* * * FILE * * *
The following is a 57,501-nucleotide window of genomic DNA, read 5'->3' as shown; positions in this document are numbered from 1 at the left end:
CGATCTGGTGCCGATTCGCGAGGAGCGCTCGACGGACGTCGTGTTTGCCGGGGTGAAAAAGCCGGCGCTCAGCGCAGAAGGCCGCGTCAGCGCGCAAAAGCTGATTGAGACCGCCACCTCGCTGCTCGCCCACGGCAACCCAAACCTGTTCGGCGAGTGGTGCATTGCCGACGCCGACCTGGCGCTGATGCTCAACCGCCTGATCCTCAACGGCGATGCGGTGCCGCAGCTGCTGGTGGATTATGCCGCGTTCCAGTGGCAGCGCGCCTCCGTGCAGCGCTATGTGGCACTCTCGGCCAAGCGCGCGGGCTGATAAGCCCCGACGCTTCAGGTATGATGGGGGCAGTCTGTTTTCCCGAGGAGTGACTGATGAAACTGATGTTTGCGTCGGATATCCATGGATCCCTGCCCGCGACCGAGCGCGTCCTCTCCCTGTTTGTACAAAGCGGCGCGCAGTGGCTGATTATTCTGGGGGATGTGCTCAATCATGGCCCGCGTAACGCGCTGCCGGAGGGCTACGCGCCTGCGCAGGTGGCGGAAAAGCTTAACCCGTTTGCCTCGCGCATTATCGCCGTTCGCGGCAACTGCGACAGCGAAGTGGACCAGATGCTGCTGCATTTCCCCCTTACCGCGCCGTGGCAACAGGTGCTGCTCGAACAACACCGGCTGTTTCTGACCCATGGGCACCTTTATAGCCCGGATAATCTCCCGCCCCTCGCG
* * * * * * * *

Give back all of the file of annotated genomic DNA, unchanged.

The following is a 57,501-nucleotide window of genomic DNA, read 5'->3' as shown; positions in this document are numbered from 1 at the left end:
CGATCTGGTGCCGATTCGCGAGGAGCGCTCGACGGACGTCGTGTTTGCCGGGGTGAAAAAGCCGGCGCTCAGCGCAGAAGGCCGCGTCAGCGCGCAAAAGCTGATTGAGACCGCCACCTCGCTGCTCGCCCACGGCAACCCAAACCTGTTCGGCGAGTGGTGCATTGCCGACGCCGACCTGGCGCTGATGCTCAACCGCCTGATCCTCAACGGCGATGCGGTGCCGCAGCTGCTGGTGGATTATGCCGCGTTCCAGTGGCAGCGCGCCTCCGTGCAGCGCTATGTGGCACTCTCGGCCAAGCGCGCGGGCTGATAAGCCCCGACGCTTCAGGTATGATGGGGGCAGTCTGTTTTCCCGAGGAGTGACTGATGAAACTGATGTTTGCGTCGGATATCCATGGATCCCTGCCCGCGACCGAGCGCGTCCTCTCCCTGTTTGTACAAAGCGGCGCGCAGTGGCTGATTATTCTGGGGGATGTGCTCAATCATGGCCCGCGTAACGCGCTGCCGGAGGGCTACGCGCCTGCGCAGGTGGCGGAAAAGCTTAACCCGTTTGCCTCGCGCATTATCGCCGTTCGCGGCAACTGCGACAGCGAAGTGGACCAGATGCTGCTGCATTTCCCCCTTACCGCGCCGTGGCAACAGGTGCTGCTCGAACAACACCGGCTGTTTCTGACCCATGGGCACCTTTATAGCCCGGATAATCTCCCGCCCCTCGCG